Sometimes in English when you're working, I look at you. It is true that your lovely face and hair control my eyes' wishes, but it's just the way you are.

I don't know if anyone has ever explained the way you are to you. I hope they have. But I hope I can tell you in the best way.

Because you do everything in the best way.

You always say hi to me before lunch when we pass each other and you always ask to be my partner in English when you don't have to. You don't make me feel silly for it either. You tell me the funniest jokes and you laugh at mine. And you're never mean. Not ever.

I watched you with everyone else when you performed your piano piece in assembly and the song you played was exactly like the expression on your face. I don't know if you meant for it to be that way. But it was everything nice in the world. I like it when you play piano. You're really talented.

I just think you're really nice.



♡ ♡ 

This letter is related to this short story! In my mind, Philip modified bits of this as he got older but never the meaning would never be changed!

Jokes & Pianos,

The Girl in the Moonlight.

Saturday, 14 February 2015

A Story About Jellie

Jellie from the narrator's eyes: through all of her years so far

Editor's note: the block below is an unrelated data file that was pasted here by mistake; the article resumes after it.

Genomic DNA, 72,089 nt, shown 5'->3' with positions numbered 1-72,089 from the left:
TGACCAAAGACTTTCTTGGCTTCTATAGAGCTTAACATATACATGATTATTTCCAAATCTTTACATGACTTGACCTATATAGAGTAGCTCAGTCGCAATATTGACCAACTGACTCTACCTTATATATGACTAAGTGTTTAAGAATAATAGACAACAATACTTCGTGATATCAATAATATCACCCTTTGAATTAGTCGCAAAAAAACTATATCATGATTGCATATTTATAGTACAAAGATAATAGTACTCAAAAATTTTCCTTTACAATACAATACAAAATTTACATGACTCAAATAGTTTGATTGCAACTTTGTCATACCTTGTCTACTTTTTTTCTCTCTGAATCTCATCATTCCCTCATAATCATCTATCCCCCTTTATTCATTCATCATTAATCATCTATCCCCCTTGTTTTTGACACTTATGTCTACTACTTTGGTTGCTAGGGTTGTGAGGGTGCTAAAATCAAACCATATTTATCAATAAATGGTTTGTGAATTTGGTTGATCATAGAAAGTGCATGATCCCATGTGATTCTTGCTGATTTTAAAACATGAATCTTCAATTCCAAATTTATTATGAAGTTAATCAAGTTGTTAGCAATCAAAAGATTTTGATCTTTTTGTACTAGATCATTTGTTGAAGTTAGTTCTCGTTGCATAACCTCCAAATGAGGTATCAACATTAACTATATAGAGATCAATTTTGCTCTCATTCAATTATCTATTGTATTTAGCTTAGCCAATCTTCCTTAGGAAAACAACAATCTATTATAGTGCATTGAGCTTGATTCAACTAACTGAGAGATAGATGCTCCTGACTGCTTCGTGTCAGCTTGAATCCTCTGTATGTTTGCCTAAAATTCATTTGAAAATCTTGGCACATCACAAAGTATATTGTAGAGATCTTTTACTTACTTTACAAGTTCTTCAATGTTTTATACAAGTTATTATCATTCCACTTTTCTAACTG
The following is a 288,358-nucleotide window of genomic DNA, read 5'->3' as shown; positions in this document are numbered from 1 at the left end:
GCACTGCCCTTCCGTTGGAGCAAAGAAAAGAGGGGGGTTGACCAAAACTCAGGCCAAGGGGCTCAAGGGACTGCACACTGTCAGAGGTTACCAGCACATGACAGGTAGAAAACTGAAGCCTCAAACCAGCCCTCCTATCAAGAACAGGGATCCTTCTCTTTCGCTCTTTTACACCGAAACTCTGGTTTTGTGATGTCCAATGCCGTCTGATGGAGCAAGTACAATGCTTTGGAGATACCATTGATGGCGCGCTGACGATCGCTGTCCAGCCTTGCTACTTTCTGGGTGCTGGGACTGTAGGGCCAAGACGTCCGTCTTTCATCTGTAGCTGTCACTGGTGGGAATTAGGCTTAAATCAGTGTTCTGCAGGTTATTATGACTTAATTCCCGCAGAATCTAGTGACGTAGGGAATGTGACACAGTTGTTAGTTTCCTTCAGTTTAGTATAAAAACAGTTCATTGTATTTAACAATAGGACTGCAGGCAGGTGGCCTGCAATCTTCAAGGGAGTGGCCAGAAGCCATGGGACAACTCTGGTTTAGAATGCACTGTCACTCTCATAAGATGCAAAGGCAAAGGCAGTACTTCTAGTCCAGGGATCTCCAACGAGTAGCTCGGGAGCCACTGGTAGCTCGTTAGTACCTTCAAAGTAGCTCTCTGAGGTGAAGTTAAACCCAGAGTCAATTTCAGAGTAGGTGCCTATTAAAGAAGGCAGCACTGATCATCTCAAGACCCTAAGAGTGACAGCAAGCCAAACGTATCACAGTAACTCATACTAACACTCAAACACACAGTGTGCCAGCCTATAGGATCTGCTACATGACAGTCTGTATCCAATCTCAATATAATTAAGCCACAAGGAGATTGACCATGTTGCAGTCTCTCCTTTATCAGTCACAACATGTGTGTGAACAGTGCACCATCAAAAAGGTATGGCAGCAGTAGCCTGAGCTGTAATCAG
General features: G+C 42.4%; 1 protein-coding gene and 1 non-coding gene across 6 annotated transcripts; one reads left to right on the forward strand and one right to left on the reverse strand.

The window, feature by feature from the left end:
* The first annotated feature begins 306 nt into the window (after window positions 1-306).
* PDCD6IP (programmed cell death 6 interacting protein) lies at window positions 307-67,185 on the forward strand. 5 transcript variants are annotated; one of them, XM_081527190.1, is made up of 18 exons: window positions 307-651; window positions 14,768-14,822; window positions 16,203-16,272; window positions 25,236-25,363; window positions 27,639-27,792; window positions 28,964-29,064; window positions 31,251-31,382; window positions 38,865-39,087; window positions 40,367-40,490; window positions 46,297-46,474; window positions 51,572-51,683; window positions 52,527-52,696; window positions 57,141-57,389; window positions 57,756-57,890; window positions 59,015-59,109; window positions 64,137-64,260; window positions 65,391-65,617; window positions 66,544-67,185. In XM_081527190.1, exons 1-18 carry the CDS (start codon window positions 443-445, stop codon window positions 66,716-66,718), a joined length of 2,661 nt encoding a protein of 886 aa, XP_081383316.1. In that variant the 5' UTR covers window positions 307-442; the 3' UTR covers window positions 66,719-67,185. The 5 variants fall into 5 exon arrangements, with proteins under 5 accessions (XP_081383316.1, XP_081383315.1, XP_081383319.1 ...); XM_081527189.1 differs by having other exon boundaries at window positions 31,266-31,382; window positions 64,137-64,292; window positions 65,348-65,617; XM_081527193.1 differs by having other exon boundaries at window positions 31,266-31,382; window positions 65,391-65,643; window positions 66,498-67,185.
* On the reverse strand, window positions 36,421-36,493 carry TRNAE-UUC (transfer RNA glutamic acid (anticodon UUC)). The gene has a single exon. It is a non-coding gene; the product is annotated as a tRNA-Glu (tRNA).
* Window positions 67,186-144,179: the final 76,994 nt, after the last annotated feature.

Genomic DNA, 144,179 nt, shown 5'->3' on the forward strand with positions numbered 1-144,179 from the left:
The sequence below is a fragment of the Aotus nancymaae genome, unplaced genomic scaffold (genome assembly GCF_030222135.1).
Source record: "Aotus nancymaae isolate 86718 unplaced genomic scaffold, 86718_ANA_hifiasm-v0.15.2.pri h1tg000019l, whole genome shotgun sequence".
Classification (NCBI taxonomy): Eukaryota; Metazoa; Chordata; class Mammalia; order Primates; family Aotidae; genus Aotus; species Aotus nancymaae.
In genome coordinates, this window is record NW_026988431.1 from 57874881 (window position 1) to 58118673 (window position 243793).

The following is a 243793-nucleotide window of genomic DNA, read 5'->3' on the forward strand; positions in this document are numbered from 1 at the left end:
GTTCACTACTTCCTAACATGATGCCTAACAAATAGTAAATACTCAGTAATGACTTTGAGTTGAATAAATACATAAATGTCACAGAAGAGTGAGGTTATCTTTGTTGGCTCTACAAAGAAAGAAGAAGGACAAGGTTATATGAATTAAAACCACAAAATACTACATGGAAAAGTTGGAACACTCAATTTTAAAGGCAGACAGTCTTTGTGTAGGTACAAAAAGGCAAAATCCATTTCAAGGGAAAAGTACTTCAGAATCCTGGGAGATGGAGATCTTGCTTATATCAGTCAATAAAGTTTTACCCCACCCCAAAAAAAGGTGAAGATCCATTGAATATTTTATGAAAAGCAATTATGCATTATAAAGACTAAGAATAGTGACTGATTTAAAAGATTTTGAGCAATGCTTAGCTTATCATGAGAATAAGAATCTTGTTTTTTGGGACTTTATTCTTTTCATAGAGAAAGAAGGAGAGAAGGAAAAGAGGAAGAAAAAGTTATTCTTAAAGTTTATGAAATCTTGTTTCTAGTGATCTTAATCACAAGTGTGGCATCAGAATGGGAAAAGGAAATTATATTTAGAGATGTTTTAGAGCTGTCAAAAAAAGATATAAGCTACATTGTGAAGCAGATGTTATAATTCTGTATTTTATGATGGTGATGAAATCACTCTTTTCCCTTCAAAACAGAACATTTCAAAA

Jellie is a girl with many different smiles, with many different laughs and many different twinkling sets of eyes. Yet, they are all sincere. Just seen differently through other sets of eyes.

Jellie from her mother's eyes: 2014

Jellie squinted a little and nodded. "Yes, maybe," she responded to her mother's question that was proposed a mere five seconds before.

"Angela, I know that squint."

Jellie squinted again. "What squint?"

"A squint different to the latter one. The previous was your what-on-earth-did-my-dear-mother-just-say-I-was-not-paying-attention squint."

Jellie squinted. Slowly this time.

"Would you like me to repeat the question?"

"Nope. You used up your one question just then, dear mother, I'm afraid. Angela Lily only acknowledges two questions a day. Considering dad forced me to endure his question about how to upload photos to his computer, your request about whether I would like you to repeat your question leaves me with eleven hours, thirty minutes and about forty seconds until you are welcome to ask me your previous question - which could be considered a third question - again."

"Jellie," her mother squints her eyes at her then.

"For you, there are exceptions." Jellie grinned innocently.

"You do know you are a nightmare, right?"

"Mother. That was another question."

"Jellie. Angela, dear. Would you please pass me the cheese?"

"Gosh, mother .Why didn't you just ask?"

Angela was apparently five when her family began to call her Jellie. Every Sunday when her mother made jelly for dessert, Angela would do what she called the "jelly dance" and wiggled as if she were the green or orange or red or yellow or pink funny dessert.